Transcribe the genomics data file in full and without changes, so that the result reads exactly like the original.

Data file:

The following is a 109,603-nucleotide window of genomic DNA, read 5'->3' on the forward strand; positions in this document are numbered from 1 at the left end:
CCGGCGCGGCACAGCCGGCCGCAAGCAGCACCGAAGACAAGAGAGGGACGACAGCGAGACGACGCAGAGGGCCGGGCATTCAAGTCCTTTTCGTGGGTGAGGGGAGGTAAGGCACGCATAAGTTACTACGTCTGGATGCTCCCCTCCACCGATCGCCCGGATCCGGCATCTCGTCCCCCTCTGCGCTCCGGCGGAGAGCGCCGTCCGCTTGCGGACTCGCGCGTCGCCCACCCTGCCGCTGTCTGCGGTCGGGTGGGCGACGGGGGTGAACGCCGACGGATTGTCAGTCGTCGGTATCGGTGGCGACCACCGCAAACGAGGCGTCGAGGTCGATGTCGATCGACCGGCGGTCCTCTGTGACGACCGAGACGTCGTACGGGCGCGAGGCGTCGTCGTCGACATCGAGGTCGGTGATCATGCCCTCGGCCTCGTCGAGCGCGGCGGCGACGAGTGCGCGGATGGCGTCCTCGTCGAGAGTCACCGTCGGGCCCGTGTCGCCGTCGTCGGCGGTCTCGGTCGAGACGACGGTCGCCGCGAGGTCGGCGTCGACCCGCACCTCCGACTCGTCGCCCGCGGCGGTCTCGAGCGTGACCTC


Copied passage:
The following is a 109,603-nucleotide window of genomic DNA, read 5'->3' on the forward strand; positions in this document are numbered from 1 at the left end:
CCGGCGCGGCACAGCCGGCCGCAAGCAGCACCGAAGACAAGAGAGGGACGACAGCGAGACGACGCAGAGGGCCGGGCATTCAAGTCCTTTTCGTGGGTGAGGGGAGGTAAGGCACGCATAAGTTACTACGTCTGGATGCTCCCCTCCACCGATCGCCCGGATCCGGCATCTCGTCCCCCTCTGCGCTCCGGCGGAGAGCGCCGTCCGCTTGCGGACTCGCGCGTCGCCCACCCTGCCGCTGTCTGCGGTCGGGTGGGCGACGGGGGTGAACGCCGACGGATTGTCAGTCGTCGGTATCGGTGGCGACCACCGCAAACGAGGCGTCGAGGTCGATGTCGATCGACCGGCGGTCCTCTGTGACGACCGAGACGTCGTACGGGCGCGAGGCGTCGTCGTCGACATCGAGGTCGGTGATCATGCCCTCGGCCTCGTCGAGCGCGGCGGCGACGAGTGCGCGGATGGCGTCCTCGTCGAGAGTCACCGTCGGGCCCGTGTCGCCGTCGTCGGCGGTCTCGGTCGAGACGACGGTCGCCGCGAGGTCGGCGTCGACCCGCACCTCCGACTCGTCGCCCGCGGCGGTCTCGAGCGTGACCTC